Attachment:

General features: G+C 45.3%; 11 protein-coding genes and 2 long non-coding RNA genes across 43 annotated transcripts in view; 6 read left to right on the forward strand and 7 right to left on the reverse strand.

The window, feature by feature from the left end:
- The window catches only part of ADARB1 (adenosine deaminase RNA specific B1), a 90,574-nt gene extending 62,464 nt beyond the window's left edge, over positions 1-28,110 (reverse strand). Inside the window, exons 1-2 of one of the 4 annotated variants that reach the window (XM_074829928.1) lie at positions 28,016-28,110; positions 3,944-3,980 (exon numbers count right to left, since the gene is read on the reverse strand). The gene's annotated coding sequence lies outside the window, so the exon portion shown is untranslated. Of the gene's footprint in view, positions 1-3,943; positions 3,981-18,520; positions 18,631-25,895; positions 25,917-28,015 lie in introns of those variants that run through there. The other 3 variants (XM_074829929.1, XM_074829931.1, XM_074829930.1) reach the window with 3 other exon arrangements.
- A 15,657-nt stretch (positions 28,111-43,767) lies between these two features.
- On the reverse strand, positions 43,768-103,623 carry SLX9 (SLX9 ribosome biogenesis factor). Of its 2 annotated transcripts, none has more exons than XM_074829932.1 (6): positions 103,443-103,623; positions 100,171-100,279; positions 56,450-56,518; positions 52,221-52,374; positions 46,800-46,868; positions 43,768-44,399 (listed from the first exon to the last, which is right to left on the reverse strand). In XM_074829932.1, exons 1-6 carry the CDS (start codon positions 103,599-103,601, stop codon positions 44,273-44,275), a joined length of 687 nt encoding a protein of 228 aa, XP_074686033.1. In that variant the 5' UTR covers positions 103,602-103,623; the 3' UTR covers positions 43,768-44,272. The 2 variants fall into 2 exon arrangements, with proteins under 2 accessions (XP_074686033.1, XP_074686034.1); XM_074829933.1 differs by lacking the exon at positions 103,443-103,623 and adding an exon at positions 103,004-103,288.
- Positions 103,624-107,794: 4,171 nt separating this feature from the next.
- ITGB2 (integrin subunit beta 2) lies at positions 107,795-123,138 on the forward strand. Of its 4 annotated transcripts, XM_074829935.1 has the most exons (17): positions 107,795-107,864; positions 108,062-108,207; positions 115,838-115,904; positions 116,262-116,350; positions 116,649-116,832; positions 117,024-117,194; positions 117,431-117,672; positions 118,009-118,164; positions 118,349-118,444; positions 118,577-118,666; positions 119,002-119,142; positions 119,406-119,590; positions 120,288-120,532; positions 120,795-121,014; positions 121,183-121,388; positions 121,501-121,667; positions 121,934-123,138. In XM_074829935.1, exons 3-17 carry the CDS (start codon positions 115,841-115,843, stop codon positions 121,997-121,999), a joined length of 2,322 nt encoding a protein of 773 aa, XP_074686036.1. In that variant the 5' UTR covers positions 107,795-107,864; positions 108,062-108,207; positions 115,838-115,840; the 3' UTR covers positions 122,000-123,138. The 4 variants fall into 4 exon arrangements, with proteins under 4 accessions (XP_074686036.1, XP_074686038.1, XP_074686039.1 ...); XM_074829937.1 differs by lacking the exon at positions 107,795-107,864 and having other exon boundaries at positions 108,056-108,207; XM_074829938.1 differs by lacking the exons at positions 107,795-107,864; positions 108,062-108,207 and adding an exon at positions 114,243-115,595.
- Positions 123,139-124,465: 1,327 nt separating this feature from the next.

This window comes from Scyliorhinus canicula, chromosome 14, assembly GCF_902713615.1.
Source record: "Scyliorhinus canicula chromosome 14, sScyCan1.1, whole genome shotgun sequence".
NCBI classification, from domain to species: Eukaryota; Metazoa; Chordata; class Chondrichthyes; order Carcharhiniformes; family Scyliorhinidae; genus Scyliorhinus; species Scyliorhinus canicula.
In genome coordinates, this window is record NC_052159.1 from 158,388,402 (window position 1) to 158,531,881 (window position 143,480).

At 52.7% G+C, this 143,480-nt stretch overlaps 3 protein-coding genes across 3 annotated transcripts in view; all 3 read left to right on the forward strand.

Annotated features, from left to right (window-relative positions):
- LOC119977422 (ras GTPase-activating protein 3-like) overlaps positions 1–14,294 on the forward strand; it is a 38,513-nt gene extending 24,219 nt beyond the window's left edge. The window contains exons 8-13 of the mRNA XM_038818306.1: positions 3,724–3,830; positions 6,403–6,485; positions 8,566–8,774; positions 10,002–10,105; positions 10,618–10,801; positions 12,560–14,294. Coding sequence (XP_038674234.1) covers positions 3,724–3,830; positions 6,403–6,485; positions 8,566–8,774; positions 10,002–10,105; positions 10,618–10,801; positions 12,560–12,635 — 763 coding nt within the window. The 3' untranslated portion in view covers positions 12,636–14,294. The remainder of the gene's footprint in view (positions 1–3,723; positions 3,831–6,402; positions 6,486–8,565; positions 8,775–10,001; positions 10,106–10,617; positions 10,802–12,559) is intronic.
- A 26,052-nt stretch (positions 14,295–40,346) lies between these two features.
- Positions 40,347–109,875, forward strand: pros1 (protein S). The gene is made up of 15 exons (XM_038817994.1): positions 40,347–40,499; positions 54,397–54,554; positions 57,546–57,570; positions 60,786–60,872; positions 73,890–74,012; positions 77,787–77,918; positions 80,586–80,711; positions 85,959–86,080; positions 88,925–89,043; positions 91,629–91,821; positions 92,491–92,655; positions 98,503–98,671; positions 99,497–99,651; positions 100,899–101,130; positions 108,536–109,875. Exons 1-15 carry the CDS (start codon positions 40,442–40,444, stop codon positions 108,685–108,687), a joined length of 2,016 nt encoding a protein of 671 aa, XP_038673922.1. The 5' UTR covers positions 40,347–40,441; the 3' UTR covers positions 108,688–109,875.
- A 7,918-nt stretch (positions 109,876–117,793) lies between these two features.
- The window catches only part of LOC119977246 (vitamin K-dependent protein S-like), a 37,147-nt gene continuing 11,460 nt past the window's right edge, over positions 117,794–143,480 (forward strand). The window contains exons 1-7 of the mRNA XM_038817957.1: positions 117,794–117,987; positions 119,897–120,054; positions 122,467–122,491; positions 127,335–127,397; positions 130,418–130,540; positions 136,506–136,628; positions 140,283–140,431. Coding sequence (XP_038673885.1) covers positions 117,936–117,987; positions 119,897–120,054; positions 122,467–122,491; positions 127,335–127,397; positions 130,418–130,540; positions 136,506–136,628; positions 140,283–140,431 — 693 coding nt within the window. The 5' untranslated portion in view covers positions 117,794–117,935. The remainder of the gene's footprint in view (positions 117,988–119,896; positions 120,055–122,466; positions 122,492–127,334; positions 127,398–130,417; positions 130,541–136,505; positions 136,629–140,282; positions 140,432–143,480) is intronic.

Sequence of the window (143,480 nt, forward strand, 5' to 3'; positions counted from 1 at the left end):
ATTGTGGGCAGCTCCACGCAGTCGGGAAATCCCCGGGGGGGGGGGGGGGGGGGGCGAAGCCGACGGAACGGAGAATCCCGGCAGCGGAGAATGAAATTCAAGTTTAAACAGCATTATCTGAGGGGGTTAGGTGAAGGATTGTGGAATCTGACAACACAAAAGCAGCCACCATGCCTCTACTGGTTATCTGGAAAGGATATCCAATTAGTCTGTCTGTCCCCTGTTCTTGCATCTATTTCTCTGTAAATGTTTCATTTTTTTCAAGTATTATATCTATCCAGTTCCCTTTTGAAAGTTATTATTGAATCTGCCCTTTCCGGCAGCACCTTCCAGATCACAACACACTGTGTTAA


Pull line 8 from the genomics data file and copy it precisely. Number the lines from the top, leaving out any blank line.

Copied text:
- Positions 123,139-124,465: 1,327 nt separating this feature from the next.